Q

Does life insurance cover coronavirus?

A

Shopping for life insurance may be complicated by the coronavirus, but everyone still has options. If you’re already covered, the death benefit will be paid to your family if you pass away from a pandemic-related illness.

Nupur Gambhir

By

Nupur Gambhir

Nupur Gambhir

Life Insurance Expert

Nupur Gambhir is an insurance editor at Policygenius and licensed Life, Health, and Disability agent in New York.

Updated August 30, 2021|8 min read

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Life insurance offers financial protection for your loved ones if you die unexpectedly. Because of the ongoing pandemic, you may be considering the necessity of purchasing a policy or wonder how it might affect the policy you already have.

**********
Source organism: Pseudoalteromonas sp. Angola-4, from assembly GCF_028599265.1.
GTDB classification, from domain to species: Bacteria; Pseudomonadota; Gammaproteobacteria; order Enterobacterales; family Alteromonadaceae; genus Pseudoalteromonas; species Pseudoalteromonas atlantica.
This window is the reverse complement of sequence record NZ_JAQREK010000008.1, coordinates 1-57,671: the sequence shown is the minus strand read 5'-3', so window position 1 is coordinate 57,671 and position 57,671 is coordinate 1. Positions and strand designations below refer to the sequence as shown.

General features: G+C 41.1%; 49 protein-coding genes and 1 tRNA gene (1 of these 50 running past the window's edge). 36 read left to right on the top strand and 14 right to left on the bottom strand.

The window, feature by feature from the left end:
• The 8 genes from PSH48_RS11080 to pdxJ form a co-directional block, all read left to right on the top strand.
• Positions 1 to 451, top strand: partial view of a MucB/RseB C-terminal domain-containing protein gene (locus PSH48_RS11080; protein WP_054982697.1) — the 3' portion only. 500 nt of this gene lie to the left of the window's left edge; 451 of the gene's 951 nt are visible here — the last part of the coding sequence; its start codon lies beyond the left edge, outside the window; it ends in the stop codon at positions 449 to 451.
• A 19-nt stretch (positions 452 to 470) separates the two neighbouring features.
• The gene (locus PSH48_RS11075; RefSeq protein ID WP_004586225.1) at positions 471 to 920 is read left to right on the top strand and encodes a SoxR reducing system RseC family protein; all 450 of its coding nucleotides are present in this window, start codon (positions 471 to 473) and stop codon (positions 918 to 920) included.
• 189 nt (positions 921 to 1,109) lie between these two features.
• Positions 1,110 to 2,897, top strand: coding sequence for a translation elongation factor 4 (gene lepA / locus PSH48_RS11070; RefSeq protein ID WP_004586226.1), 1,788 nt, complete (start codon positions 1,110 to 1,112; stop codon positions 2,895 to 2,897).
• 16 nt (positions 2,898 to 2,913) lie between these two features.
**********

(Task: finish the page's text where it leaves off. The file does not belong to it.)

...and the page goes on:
While some life insurance companies have changed how they approach  applications in response to the COVID-19 outbreak, others are underwriting applicants based on pre-pandemic guidelines. Policygenius’ independent agents will work with you for free to compare companies and find the insurer that will work with your individual circumstances. 

If you already have an active policy and die of a pandemic-related illness, your family would still receive the death benefit, even if you had traveled abroad. Life insurance covers pandemics, assuming you were truthful about your travel plans during the application process.

Key Takeaways

  • Active life insurance policies won’t change due to the COVID-19 pandemic

  • If you are applying for life insurance during a pandemic, you should be completely honest about any past or future travel plans, otherwise, your policy may be invalidated

  • There are life insurance options available for everyone and working with an independent broker like Policygenius is the best way to find the right life insurance policy for you

Does life insurance cover pandemics?